Over a 9-year period from 2006–2014, wetlands were usually deeper during the breeding season despite an increase in precipitation during summer months (Fig 1). Wetland fill dates varied from year to year. However, average fill dates occurred during December or January, while average dry down dates generally occurred during April or May (Table 2). Observed hydroperiods also varied among wetlands and across years (Fig 2). Multiple A. bishopi breeding seasons were characterized by severe drought with the worst occurring from 2006–2007 (all wetlands dry for 18 months), but there were also years where some wetlands were full for the entire A. bishopi breeding season (Fig 2).

Fig 1. Average monthly water depth and precipitation in pine flatwoods wetlands on Eglin AFB in northwest Florida.

Average monthly water depth of 17 pine flatwoods wetlands (used for breeding by Ambystoma bishopi) from 2005–2014 versus the average monthly precipitation over the same time period.

Fig 2. Hydroperiods in pine flatwoods wetlands on Eglin AFB in northwest Florida.

Measured hydroperiods from 2007–2012 for 17 pine flatwoods wetlands used by Ambystoma bishopi for breeding. Depth measurements used to calculate hydroperiods were recorded at an approximate center point in each wetland. Years are arranged from September–August, and vertical gray lines separate years.

Table 2. Filling and drying dates for pine flatwoods wetlands on Eglin AFB in northwest Florida.

Temperature data were summarized into two principal components that explained 97.2% of the variation in the data (Table 3), and these two PCs were included in the GLMMs (PC1 = 1.7, 73.2%; PC2 = 1.0, 24.0%). The first PC was negatively correlated with all four temperature variables, and PC2 was positively correlated with the monthly temperature but negatively correlated with the previous month’s temperature (Table 3). All other climatological variables were not strongly correlated (all |r| ≤ 0.4). Our modeling results indicated that a combination of short-term climate data and PHDI were better predictors of wetland conditions (wet or dry) than either short-term climate data or PHDI alone (Table 1). In addition to climate data and PHDI, the best-approximating model contained variables for wetland area and month (Table 1). Precipitation, previous month’s precipitation, PC1, PHDI, and area all had a positive influence on the presence of water in a wetland (Table 4). Using independent water-level data as a validation dataset, the best-approximating model correctly classified 98 out of 133 (73.7%) months as being wet or dry.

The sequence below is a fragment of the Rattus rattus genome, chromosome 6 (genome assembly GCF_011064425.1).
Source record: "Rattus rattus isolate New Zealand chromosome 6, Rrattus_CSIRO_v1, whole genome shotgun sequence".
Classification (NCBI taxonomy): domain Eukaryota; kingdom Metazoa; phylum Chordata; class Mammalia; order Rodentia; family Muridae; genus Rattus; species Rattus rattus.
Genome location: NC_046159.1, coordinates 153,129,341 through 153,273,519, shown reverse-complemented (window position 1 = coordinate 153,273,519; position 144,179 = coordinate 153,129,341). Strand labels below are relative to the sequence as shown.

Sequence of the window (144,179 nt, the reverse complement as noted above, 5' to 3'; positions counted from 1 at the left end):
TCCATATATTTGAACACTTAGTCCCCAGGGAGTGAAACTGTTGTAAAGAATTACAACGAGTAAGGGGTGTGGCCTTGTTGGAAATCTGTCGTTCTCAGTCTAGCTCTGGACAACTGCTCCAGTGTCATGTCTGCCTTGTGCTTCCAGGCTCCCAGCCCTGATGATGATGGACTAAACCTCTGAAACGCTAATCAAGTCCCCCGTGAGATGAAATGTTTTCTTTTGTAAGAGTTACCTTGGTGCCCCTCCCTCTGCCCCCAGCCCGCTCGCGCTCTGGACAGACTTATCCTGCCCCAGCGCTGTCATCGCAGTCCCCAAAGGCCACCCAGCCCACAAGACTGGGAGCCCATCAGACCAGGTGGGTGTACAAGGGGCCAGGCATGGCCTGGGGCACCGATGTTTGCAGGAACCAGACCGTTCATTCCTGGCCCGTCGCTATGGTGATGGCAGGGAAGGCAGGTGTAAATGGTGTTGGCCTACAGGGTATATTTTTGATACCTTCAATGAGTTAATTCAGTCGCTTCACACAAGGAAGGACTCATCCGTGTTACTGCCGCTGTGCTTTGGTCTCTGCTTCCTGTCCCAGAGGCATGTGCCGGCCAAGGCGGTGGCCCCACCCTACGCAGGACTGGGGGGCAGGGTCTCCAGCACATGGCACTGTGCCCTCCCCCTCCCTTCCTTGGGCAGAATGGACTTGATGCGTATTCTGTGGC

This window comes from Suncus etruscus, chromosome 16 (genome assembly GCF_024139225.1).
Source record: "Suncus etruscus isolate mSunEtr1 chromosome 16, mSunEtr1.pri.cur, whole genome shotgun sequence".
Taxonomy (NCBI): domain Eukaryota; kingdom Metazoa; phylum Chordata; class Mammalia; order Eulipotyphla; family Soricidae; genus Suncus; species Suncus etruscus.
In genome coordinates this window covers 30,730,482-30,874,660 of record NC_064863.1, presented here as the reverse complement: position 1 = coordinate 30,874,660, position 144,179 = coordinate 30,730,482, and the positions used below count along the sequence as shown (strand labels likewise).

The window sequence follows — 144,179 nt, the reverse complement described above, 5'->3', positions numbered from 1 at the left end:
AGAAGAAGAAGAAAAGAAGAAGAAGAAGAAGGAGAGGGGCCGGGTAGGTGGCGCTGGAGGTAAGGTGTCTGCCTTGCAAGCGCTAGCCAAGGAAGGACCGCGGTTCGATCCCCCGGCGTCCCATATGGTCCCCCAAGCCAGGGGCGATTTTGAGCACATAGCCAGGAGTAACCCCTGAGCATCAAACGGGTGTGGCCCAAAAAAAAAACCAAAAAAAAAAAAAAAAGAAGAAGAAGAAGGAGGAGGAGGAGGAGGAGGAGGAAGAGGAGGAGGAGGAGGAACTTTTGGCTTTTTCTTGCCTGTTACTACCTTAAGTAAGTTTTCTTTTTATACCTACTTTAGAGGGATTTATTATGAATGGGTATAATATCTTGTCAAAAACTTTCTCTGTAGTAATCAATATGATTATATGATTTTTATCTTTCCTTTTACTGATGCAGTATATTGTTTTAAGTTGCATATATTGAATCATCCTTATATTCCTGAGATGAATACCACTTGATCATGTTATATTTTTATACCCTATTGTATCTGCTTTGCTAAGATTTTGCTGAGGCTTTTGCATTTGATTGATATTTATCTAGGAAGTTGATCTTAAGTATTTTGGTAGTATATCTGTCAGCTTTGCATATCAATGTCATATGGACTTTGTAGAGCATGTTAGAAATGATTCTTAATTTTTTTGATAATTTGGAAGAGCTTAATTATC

Table 3. Principal component analysis of temperature variables.

Table 4. Parameter estimates for the best-approximating model.

Estimated hydroperiods over the past nine breeding seasons were not significantly different from measured hydroperiods over the same time period (2.5 [SE = 0.20] months compared to 2.8 [SE = 0.22] months; t304 = 1.22; P = 0.31). The average estimated wetland hydroperiod from 1896–2014 ranged from 2.3–4.4 months, which reflected the variation among wetlands. In addition to the variation among wetlands, there was also substantial variation in estimated hydroperiods through time (illustrated for two wetlands in Fig 3). Between 39–67% of years from 1896–2014 were likely unsuitable for flatwoods salamander reproduction depending on larval development times (Fig 4). In addition to the overall variability in hydroperiod, we detected a change in average hydroperiod in all 17 wetlands (Table 5). All wetlands shifted to a longer average hydroperiod around either 1950 or 1970. However, this period of longer hydroperiods was followed by shortening of hydroperiods in all wetlands after 1999 (Fig 3; Table 5). Average hydroperiods after this second shift were, on average, 0.8 months shorter than at any time during the last 119 years.

Fig 3. Historical hydroperiods modeled in pine flatwoods wetlands.

Estimated hydroperiods (November–May) from 1896–2014 for two pine flatwoods wetlands (wetland E and O), on Eglin AFB, Florida, used for breeding by Ambystoma bishopi based on generalized linear mixed model predictions of wetland conditions. Change points in average hydroperiod occurred around 1970 and 1999. Change points are indicated by lines above the graph, and the average hydroperiod between each change point is indicated along these lines. The horizontal black line represents the hydroperiod below which A. bishopi cannot successfully reproduce.

Fig 4. Suitability of hydroperiods for flatwoods salamander reproduction.

Percentage of years from 1896–2014 in which the hydroperiod of 17 pine flatwoods wetlands was likely insufficient for Ambystoma bishopi reproduction based on larval development times of between 3 and 5 months. Each bar represents a different breeding wetland arranged in order of increasing wetted area.

Table 5. Results of change-point analysis on wetland hydroperiods.


This is the first study to examine hydroperiod fluctuations in ephemeral wetlands of the southeastern United States over the past century. Model predictions indicated that all 17 wetlands experienced multiple shifts in average hydroperiod during the past 119 years, and the shortest average hydroperiods occurred over the past 15 years. Changes in hydroperiod were driven by changes in precipitation and drought conditions during the A. bishopi breeding period (e.g., average PHDI from 1896–1976 = −0.06, from 1977–1999 = 0.64, and from 2000–2014 = −0.99). Shifts in ephemeral wetland hydroperiods are important because hydroperiod is often the most important characteristic driving species composition and breeding success of aquatic organisms, especially for slow-developing amphibian species like flatwoods salamanders [9, 10, 12, 52]. These wetlands provide essential breeding habitat to diverse plant and animal communities that depend on yearly wetting and drying cycles [4, 5].